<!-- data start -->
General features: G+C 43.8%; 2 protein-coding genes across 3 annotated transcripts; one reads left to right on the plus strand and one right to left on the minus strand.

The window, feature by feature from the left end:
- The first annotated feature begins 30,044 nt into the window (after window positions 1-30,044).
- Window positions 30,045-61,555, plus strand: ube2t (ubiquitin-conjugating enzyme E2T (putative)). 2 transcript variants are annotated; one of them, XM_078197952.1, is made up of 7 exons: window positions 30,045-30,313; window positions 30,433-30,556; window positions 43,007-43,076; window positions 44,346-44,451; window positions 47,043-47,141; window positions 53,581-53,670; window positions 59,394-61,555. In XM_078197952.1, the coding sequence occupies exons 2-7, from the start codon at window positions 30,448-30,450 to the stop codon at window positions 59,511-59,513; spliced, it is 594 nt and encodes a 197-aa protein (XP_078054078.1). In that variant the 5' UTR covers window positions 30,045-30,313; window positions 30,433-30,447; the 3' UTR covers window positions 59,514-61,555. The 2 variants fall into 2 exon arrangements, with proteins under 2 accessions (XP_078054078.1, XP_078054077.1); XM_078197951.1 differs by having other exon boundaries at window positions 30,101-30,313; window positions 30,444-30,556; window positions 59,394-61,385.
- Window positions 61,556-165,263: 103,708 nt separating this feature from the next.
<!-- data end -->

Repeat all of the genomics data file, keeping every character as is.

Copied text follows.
General features: G+C 43.8%; 2 protein-coding genes across 3 annotated transcripts; one reads left to right on the plus strand and one right to left on the minus strand.

The window, feature by feature from the left end:
- The first annotated feature begins 30,044 nt into the window (after window positions 1-30,044).
- Window positions 30,045-61,555, plus strand: ube2t (ubiquitin-conjugating enzyme E2T (putative)). 2 transcript variants are annotated; one of them, XM_078197952.1, is made up of 7 exons: window positions 30,045-30,313; window positions 30,433-30,556; window positions 43,007-43,076; window positions 44,346-44,451; window positions 47,043-47,141; window positions 53,581-53,670; window positions 59,394-61,555. In XM_078197952.1, the coding sequence occupies exons 2-7, from the start codon at window positions 30,448-30,450 to the stop codon at window positions 59,511-59,513; spliced, it is 594 nt and encodes a 197-aa protein (XP_078054078.1). In that variant the 5' UTR covers window positions 30,045-30,313; window positions 30,433-30,447; the 3' UTR covers window positions 59,514-61,555. The 2 variants fall into 2 exon arrangements, with proteins under 2 accessions (XP_078054078.1, XP_078054077.1); XM_078197951.1 differs by having other exon boundaries at window positions 30,101-30,313; window positions 30,444-30,556; window positions 59,394-61,385.
- Window positions 61,556-165,263: 103,708 nt separating this feature from the next.